Wildflowers on the Dias Ridge Trail

Looking for a gentle hike with spectacular views and a rewarding destination? The Dias Ridge Trail in Mount Tamalpais State Park, a few miles north of San Francisco, meanders just 3 miles from Panoramic Highway down to the Pelican Inn and Muir Beach.

As I hiked the trail last weekend, I discovered a few of the 20,000 or more coastal and grassland plants transplanted by volunteers before the trail opened in 2010.

Trail on hillside

Yellow and orange California poppies, pink wild geraniums, purple lupine, white iris, red Indian paintbrush, and even white wild strawberry blossoms brightened the trail.

I made way for the mountain bikers, runners, and faster hikers and dodged the abundant poison oak growing thickly among its look alike, the blackberry plant.

Shiny green leaves pf three

I stepped carefully to avoid a black beetle and watched him scurry across the dirt trail.

Black beetle near green sneaker

I listened to the sounds of rattlesnake grass when shaken by the wind and discovered that the blooming cow parsnip really does smell like warm corn tortillas.

After stunning sights of the Pacific Ocean and the ridge of Mount Tam on this warm April day, we stopped for lunch (fish and chips and a ploughman’s lunch) at the Pelican Inn.

View of Pacific Ocean in distance beyond green hills

White inn in distance at end of trail

Return to your car for a 6-mile (and more rigorous) round trip hike or send someone back up the trail to get the car, as we did. Muir Beach is only a short hike from the Pelican Inn.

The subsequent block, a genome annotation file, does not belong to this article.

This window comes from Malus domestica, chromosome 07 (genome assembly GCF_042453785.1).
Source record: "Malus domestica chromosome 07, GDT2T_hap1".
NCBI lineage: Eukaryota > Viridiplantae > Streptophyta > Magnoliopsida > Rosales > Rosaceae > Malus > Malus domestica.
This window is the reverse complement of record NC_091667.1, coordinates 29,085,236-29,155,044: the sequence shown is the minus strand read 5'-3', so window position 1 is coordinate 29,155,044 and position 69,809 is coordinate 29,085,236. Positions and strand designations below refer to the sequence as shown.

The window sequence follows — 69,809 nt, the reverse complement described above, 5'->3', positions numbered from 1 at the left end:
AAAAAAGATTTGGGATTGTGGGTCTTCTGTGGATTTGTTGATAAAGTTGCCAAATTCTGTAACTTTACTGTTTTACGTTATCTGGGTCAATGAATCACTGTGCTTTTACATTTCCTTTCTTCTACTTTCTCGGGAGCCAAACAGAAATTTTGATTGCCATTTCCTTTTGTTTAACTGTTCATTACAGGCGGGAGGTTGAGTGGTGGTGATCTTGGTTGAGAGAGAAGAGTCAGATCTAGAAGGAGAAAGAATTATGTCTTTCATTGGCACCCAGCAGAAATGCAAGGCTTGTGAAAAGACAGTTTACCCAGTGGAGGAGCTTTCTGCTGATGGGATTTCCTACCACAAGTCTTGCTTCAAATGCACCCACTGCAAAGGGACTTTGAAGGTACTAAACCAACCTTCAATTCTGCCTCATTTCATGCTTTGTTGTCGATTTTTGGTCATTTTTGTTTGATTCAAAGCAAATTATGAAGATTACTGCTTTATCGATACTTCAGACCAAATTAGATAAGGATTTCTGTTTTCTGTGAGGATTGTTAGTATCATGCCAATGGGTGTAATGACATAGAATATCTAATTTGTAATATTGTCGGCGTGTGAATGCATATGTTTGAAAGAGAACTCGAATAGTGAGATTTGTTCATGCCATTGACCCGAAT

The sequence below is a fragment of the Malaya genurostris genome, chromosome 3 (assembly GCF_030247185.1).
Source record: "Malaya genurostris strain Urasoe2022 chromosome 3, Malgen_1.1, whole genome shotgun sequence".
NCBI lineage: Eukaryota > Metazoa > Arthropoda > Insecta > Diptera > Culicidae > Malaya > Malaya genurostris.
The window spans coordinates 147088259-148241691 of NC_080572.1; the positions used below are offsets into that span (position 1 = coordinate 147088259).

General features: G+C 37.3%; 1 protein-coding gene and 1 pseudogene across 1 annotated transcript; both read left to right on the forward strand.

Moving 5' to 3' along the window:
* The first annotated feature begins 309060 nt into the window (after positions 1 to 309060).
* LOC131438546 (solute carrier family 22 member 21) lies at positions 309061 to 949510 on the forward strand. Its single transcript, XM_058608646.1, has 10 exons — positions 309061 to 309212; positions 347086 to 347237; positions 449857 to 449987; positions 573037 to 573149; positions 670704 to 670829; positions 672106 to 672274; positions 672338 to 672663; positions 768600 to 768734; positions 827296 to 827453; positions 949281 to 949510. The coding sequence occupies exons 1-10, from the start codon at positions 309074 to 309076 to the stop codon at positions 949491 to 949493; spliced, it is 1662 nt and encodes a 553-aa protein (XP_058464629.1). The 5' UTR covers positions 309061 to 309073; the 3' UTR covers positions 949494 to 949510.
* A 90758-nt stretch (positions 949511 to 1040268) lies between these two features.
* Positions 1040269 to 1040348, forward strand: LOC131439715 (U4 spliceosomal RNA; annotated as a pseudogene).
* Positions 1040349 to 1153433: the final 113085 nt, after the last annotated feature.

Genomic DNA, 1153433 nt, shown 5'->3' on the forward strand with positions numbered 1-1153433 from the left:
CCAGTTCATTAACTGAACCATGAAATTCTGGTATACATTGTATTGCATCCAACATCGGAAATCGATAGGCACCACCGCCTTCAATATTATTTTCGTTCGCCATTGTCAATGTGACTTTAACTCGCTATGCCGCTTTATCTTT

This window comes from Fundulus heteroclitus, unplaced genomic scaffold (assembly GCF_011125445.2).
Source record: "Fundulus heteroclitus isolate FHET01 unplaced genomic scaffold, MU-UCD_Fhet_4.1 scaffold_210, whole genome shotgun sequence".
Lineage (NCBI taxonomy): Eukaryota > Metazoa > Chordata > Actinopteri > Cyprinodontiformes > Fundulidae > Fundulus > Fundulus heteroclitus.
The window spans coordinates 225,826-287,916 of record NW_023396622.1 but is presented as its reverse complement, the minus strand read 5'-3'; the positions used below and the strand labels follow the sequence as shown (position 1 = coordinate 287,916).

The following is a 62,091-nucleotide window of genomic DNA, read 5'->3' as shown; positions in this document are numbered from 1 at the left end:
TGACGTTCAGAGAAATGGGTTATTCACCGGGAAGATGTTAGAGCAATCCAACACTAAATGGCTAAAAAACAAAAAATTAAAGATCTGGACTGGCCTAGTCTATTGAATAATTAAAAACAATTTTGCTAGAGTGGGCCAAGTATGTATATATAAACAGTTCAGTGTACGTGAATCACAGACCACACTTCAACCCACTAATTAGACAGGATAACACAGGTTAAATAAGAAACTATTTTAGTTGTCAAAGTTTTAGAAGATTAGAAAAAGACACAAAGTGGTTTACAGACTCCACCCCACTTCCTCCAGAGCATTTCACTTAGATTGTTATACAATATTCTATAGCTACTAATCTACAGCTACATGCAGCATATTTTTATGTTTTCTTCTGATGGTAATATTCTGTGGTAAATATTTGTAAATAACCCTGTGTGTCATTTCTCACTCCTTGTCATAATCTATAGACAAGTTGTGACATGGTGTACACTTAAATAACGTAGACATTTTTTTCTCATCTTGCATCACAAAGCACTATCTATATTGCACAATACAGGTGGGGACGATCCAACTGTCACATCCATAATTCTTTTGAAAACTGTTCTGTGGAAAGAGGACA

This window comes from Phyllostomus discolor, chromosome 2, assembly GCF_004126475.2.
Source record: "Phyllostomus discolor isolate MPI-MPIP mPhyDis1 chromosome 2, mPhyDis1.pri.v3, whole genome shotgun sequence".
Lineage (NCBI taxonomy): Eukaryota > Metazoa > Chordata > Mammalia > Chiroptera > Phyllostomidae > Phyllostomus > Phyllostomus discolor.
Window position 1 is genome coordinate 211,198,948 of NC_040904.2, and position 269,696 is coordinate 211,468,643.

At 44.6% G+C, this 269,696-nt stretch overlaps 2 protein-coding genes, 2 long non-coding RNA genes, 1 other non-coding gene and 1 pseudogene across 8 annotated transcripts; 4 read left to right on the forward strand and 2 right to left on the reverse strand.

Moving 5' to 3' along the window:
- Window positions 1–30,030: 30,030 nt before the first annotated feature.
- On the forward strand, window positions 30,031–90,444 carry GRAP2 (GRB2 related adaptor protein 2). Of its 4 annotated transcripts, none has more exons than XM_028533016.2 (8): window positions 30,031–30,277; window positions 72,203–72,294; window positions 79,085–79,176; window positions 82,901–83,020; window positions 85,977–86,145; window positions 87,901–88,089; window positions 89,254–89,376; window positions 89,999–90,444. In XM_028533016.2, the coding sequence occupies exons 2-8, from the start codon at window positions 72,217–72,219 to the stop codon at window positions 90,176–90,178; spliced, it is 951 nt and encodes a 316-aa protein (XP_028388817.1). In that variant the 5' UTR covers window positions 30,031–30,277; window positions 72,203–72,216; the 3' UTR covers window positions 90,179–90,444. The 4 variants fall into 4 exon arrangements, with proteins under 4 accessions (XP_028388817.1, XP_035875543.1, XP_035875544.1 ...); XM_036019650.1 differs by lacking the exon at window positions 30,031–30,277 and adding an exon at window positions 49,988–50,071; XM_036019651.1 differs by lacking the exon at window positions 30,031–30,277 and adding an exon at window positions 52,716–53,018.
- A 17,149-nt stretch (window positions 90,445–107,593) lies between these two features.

If you go, follow Shoreline Highway from the Mill Valley/Stinson Beach exit off Highway 101. Turn right onto Panoramic Highway and park in one of the dirt pullouts just ahead. Follow the trailhead signs to reach Dias Ridge Trail.

Trip taken April 2013

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Hopping the Pools at Muir Beach

Hugging  the damp and slippery rock, I stepped carefully on its narrow ridge, avoiding the crashing shallow waves beneath my feet. Only three steps and I was safe; I jumped onto the dry sand and squinted. The tide was low at Muir Beach where Redwood Creek separated the tide pools from the main beach.

We hopped between pools of salt water among the rocks, searching for treasures of sea life. As we gazed, rewarded more often than not, sudden waves threatened to soak us with their sprays. Blues and reds, starfish and sea anemones and crabs held our fascination. We pointed and laughed and danced among the rocks before climbing the slippery trail back to safety, away from the crashing and encroaching sea.

We hadn’t planned on a visit to Muir Beach that day, but the parking lot at Muir Woods was full and as we drove down the road looking for a place to park, we continued nearer and nearer to the beach. It was the Sunday after Christmas, the sun was out and the temperature was in the 50s.

Now with wet jeans and shoes, we left the beach for the Pelican Inn. With its Tudor style building, its long wooden tables and fireplace, the Pelican Inn offers a British respite from the fog and trees and beach. We sat at the tables, laughing and sharing stories over pints of ale and mugs of hot cider, a sampling of cheese, apples, and a plate of chips before arriving at Muir Woods at dusk.

The giant redwoods loomed bigger in the dimming light. The salmon weren’t spawning, but the crowds were gone, and the woods were still. We walked quickly along the paved paths, smelling the damp mossy air, the blend of bay leaves and pine and bark, reveling in the magnitude and majesty of the trees, before leaving just as the rangers locked the gate behind us.

Trip Taken December 2009